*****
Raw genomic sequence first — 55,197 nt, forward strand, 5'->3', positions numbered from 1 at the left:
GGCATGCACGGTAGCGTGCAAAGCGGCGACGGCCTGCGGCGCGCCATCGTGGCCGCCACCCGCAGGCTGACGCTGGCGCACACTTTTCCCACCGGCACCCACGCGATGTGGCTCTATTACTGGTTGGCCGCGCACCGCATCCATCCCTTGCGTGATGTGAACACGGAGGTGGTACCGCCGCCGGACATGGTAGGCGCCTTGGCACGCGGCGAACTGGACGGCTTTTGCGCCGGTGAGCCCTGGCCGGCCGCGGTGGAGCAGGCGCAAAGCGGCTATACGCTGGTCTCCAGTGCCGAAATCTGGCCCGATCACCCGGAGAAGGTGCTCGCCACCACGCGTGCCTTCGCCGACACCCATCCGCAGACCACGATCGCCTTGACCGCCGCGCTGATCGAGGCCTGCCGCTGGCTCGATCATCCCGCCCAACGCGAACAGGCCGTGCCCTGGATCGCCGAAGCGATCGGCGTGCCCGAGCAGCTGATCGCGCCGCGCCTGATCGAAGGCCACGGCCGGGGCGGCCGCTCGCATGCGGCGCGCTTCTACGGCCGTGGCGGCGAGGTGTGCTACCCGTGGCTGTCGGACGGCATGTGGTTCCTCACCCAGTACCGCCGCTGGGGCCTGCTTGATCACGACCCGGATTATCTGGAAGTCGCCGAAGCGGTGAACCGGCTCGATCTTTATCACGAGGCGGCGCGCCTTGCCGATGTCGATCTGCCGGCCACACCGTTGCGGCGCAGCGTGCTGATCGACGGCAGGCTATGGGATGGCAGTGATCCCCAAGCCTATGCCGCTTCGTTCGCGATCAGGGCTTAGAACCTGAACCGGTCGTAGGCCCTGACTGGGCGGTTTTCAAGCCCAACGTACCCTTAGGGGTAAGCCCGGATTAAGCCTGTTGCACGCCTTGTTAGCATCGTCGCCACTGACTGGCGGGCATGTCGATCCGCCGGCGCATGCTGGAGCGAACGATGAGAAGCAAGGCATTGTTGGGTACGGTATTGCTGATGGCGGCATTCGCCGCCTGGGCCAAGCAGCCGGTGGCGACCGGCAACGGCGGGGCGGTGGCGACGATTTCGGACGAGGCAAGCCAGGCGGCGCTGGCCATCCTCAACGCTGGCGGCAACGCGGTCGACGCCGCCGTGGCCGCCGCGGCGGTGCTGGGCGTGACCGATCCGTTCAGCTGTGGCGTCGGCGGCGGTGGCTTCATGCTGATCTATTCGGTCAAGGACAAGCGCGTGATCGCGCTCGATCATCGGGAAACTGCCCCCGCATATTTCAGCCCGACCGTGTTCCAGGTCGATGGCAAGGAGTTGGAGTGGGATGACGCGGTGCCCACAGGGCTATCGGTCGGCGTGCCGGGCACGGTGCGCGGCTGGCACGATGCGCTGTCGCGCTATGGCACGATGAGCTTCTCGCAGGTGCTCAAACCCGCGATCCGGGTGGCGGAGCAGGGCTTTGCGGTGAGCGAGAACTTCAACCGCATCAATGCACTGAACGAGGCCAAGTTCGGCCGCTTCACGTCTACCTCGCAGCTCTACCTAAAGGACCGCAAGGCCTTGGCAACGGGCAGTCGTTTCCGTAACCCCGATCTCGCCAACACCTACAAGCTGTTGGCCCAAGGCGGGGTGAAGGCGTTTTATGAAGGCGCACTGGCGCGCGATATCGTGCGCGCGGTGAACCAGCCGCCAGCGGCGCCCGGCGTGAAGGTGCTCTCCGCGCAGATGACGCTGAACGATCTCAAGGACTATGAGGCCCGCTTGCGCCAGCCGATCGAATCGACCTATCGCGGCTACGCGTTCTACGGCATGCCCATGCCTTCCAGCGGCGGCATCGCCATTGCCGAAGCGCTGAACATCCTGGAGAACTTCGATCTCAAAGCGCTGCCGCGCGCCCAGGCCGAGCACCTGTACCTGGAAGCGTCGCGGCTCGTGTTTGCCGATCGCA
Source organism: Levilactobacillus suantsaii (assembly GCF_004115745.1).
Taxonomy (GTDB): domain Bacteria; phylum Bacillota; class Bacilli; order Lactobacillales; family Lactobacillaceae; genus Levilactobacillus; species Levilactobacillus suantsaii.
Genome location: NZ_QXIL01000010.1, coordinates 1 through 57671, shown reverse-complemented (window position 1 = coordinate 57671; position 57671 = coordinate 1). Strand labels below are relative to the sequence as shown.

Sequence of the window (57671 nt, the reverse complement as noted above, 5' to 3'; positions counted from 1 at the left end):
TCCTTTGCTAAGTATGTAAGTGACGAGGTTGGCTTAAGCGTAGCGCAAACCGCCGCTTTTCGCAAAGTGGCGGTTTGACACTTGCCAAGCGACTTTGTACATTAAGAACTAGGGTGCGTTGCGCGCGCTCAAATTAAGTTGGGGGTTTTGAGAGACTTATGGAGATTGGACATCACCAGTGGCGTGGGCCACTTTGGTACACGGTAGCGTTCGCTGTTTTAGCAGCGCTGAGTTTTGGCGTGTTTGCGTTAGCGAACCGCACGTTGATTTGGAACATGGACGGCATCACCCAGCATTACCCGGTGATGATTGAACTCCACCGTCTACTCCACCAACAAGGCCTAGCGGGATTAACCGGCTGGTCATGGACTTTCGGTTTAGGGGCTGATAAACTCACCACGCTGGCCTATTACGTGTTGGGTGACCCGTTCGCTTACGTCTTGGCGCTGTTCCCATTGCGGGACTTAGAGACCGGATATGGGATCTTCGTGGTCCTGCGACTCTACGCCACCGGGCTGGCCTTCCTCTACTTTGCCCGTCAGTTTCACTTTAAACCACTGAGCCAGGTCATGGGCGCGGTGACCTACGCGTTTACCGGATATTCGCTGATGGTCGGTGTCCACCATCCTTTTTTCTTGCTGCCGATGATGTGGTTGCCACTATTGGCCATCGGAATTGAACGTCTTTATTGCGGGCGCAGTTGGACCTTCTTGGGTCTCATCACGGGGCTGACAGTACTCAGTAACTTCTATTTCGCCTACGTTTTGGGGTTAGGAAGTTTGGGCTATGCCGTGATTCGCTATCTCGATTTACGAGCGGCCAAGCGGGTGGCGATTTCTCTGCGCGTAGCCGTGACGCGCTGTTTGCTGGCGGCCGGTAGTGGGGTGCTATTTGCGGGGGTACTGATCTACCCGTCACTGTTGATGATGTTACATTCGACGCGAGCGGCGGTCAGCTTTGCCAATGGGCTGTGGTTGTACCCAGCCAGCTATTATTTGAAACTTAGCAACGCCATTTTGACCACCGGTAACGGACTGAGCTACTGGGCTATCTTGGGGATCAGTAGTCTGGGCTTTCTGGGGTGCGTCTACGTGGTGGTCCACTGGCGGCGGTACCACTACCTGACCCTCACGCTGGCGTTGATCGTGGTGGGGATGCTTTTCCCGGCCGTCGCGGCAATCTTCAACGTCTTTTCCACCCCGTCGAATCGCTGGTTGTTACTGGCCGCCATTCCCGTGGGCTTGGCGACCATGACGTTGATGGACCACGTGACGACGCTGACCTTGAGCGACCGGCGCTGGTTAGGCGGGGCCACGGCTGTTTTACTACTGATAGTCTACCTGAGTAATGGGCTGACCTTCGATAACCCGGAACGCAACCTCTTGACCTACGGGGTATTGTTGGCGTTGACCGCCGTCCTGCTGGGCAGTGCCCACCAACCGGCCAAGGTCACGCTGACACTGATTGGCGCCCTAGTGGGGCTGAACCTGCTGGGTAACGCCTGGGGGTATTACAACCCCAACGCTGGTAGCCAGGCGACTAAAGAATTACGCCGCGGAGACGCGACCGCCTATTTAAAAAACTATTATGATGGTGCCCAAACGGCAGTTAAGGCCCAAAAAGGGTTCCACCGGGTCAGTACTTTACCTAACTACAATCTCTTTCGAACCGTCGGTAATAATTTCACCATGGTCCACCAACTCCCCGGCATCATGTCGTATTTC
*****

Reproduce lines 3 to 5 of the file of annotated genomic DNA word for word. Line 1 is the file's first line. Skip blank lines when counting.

Source organism: Levilactobacillus suantsaii (assembly GCF_004115745.1).
Taxonomy (GTDB): domain Bacteria; phylum Bacillota; class Bacilli; order Lactobacillales; family Lactobacillaceae; genus Levilactobacillus; species Levilactobacillus suantsaii.
Genome location: NZ_QXIL01000010.1, coordinates 1 through 57671, shown reverse-complemented (window position 1 = coordinate 57671; position 57671 = coordinate 1). Strand labels below are relative to the sequence as shown.